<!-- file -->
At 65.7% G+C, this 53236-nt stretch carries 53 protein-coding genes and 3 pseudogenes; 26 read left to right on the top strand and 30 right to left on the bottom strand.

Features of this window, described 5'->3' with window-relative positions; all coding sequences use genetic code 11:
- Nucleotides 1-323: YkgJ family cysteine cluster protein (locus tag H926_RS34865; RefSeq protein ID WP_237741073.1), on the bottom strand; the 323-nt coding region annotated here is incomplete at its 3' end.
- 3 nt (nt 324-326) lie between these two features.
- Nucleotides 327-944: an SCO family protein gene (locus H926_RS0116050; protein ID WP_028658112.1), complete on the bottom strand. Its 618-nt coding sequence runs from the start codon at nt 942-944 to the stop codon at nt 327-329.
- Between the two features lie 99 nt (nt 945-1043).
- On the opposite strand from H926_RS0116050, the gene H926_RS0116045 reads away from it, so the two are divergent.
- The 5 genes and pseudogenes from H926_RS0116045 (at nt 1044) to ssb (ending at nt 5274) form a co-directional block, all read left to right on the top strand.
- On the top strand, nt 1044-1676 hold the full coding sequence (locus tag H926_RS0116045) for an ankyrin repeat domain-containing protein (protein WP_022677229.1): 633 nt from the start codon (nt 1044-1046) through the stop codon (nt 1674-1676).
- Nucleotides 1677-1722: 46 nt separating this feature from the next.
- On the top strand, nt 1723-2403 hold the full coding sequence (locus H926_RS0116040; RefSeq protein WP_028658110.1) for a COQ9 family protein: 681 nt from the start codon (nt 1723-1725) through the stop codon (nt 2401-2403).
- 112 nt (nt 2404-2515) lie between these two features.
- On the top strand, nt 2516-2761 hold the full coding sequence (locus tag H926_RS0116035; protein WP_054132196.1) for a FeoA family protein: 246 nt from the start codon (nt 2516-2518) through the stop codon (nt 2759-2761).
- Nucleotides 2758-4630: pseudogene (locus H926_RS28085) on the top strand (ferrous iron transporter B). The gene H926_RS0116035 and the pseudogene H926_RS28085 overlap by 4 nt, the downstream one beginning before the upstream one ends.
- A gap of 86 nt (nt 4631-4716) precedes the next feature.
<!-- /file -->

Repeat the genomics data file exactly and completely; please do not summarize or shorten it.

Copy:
At 65.7% G+C, this 53236-nt stretch carries 53 protein-coding genes and 3 pseudogenes; 26 read left to right on the top strand and 30 right to left on the bottom strand.

Features of this window, described 5'->3' with window-relative positions; all coding sequences use genetic code 11:
- Nucleotides 1-323: YkgJ family cysteine cluster protein (locus tag H926_RS34865; RefSeq protein ID WP_237741073.1), on the bottom strand; the 323-nt coding region annotated here is incomplete at its 3' end.
- 3 nt (nt 324-326) lie between these two features.
- Nucleotides 327-944: an SCO family protein gene (locus H926_RS0116050; protein ID WP_028658112.1), complete on the bottom strand. Its 618-nt coding sequence runs from the start codon at nt 942-944 to the stop codon at nt 327-329.
- Between the two features lie 99 nt (nt 945-1043).
- On the opposite strand from H926_RS0116050, the gene H926_RS0116045 reads away from it, so the two are divergent.
- The 5 genes and pseudogenes from H926_RS0116045 (at nt 1044) to ssb (ending at nt 5274) form a co-directional block, all read left to right on the top strand.
- On the top strand, nt 1044-1676 hold the full coding sequence (locus tag H926_RS0116045) for an ankyrin repeat domain-containing protein (protein WP_022677229.1): 633 nt from the start codon (nt 1044-1046) through the stop codon (nt 1674-1676).
- Nucleotides 1677-1722: 46 nt separating this feature from the next.
- On the top strand, nt 1723-2403 hold the full coding sequence (locus H926_RS0116040; RefSeq protein WP_028658110.1) for a COQ9 family protein: 681 nt from the start codon (nt 1723-1725) through the stop codon (nt 2401-2403).
- 112 nt (nt 2404-2515) lie between these two features.
- On the top strand, nt 2516-2761 hold the full coding sequence (locus tag H926_RS0116035; protein WP_054132196.1) for a FeoA family protein: 246 nt from the start codon (nt 2516-2518) through the stop codon (nt 2759-2761).
- Nucleotides 2758-4630: pseudogene (locus H926_RS28085) on the top strand (ferrous iron transporter B). The gene H926_RS0116035 and the pseudogene H926_RS28085 overlap by 4 nt, the downstream one beginning before the upstream one ends.
- A gap of 86 nt (nt 4631-4716) precedes the next feature.